WATONGA — The wheels that started turning in Steve Neuman's head were different — some were made of metal, others had spokes.
Neuman, an avid cyclist, had certainly heard of the famous Iron Horse Bicycle Classic, an annual bicycle race in Durango, Colo., inspired by a race between two brothers, one on a train, the other his bicycle.
So, when he learned that friend Austin Lafferty's family owned the AT&L Railroad, the wheels started moving pretty quickly.
“I looked at Austin and said, ‘Hey, there's a train we can race,'” said Neuman. “Austin's brothers, Todd and Ladd Lafferty, ride bikes, so there was a connection.
“It seemed like a neat idea. That's really how it started.”
Thus was born Race the Rail!, a fundraiser held since 2010. This year's start time is 9 a.m. Oct. 12, the second day of the Watonga Cheese & Wine Festival.
The AT&L is owned by Wheeler Brother Grain Co., based in Watonga, and is used for moving grain. “Because of track limitations, the train cannot travel faster than 10 mph,” Neuman said.
So on race day, at 9 a.m. the train starts out of Geary, headed north to Watonga. Bicyclists start at Watonga, ride to Geary, turn around and at that point, the race is one to catch the train.
About 125 bicyclists participated the first year. The race has made steady gains, with about 170 expected to ride this year.
An appealing challenge
The appeal is rather obvious to Neuman.
“I think it's 100 percent getting to race a train,” said Neuman, who lives to the east of Watonga in Kingfisher. “I think there's a pride factor there to say you raced a train and you won.
“The route for cyclists is just over 32 miles.”
Through each of the first three years, about 15 to 20 percent manage to beat the train. Those who are successful receive a railroad spike. There are traditional and nontraditional bicycle divisions with male and female winners, those finishing first in each category. The winners receive an 8-inch section of rail attached to a wooden plaque.
But there are other winners.
Each year, proceeds from Race the Rail! are donated to different causes. For example, in 2012 a portion of proceeds from Race the Rail! went to Young Survival Coalition, a global organization dedicated to the critical issues unique to young women who are diagnosed with breast cancer, according to its website.
Another recipient of proceeds in 2012 were Roman Nose State Park rangers, who were presented with two mountain bikes.
Last year's beneficiary
Neuman said they bought the bikes for several reasons. About four times a year, he takes his mountain bike to Roman Nose to ride the trails and knows many others do the same. He also had volunteered with the Roman Nose Mountain Bike Festival, often hosted in May.
Through that he came to know park ranger Travis Lindley, who is the facilities manager at the park. Neuman noticed the mountain bikes that Lindley and other park rangers were using.
They were using the bicycles for patrols and sometimes to visit camping areas. They hadn't used them much to access the multiuse trail system. The trail is available to hikers and those with mountain bikes. Some of the trails also are available for equestrian use.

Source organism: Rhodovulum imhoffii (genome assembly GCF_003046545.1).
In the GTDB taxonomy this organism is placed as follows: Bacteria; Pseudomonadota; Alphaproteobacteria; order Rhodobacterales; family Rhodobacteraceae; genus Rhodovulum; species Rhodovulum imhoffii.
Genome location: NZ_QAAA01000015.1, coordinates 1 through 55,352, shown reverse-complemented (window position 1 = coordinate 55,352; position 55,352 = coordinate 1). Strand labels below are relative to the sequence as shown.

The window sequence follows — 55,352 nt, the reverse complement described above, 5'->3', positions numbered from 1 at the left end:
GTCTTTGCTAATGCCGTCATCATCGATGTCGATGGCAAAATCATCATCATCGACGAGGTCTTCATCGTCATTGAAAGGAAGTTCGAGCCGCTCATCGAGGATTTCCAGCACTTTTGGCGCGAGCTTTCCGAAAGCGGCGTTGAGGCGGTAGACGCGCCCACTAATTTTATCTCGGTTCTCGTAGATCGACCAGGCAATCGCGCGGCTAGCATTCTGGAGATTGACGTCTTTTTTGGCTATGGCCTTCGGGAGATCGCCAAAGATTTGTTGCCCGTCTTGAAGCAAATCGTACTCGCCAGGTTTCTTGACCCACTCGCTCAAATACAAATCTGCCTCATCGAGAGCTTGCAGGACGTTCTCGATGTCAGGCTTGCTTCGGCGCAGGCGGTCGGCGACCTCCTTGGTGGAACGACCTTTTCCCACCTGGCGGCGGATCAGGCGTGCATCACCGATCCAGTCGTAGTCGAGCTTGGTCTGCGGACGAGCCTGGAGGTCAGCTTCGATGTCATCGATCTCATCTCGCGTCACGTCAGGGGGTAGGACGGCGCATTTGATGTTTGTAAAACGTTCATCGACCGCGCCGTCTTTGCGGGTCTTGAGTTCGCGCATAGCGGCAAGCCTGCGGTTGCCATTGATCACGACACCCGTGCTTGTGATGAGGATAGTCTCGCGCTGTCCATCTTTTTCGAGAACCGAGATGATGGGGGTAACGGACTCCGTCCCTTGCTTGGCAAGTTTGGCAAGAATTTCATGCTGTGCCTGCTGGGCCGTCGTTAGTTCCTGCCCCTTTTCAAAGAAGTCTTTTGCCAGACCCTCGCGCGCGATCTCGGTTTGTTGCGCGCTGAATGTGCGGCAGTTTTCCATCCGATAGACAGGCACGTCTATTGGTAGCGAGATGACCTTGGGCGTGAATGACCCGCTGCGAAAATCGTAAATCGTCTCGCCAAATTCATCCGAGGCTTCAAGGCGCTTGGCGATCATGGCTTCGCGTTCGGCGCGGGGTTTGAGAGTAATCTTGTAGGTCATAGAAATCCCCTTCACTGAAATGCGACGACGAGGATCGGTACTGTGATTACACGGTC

“A business called Charley's Bicycle Lab sold us the bikes at cost,” he said. “We got a nice bike that was built well.
“We bought them the mountain bikes for several reasons. First, there was a need here in the park. No. 2, it promotes cycling and we felt like it also promoted Roman Nose.”
Neuman felt the use of the mountain bikes conveyed to other cyclists that Roman Nose is a bike-friendly park.
The bikes primarily are used by Lindley and park ranger Ethan Auge. They have provided better access to people, in various ways.
“When you're cruising through in a truck, people don't always get the opportunity to flag you down and just talk,” Lindley said. “When you're on a bike, people want to stop you and ask questions. It makes you seem a little more approachable.
“And it presented a more effective way for us to do our job, environmentally and just for what we do, making contacts with guests.”
One day Auge was contacted by another mountain biker, who said he had been on a trail with someone else and they had come across a woman who was having a medical problem. Lindley and Auge keep the mountains bikes in their trucks, so, “they're another tool for us to use if needed.”
“He was able to lead me to where they found her,” Auge said. “Sometimes it might be a situation where a parent or a guardian in a campground says, ‘Today our kids went out for a short hike and we haven't seen them for a couple of hours. We're kind of worried about it.'
“The mountain bikes make it quicker and easier for us to access the trails.”
Again, that was made possible through a different style of fundraiser.
Neuman said they've already determined who they want to help with this race.
“This year's charity is an Oklahoma City organization called Wig Out,” Neuman said. “It is a charity that provides wigs to individuals going through medical treatment where they have lost their hair.
“A family from Guymon, who I am familiar with, decided to do this charity in honor of their mother, who died of breast cancer several years back.”
Racing the train
“You've got to be in decent shape to manage 18 to 20 mph for about 32 miles,” Neuman said. “But these guys will get into groups and draft off each other, and they'll take turns doing the work at the front of the group.”
While little has changed in the format of the race, Neuman said, “I'm seeing a group of faster riders show up each year.”
Neuman's glad to see all cyclists pull into town on race day and then remain for the festival.
“I purchase wrist bands to the festival, so that is included in their $30 entry fee for the race,” he said. “That's also my way of helping the festival out.
“I don't get to ride, because I'm too busy on race day. It's great though to see so many cyclists come to Watonga to race the train.”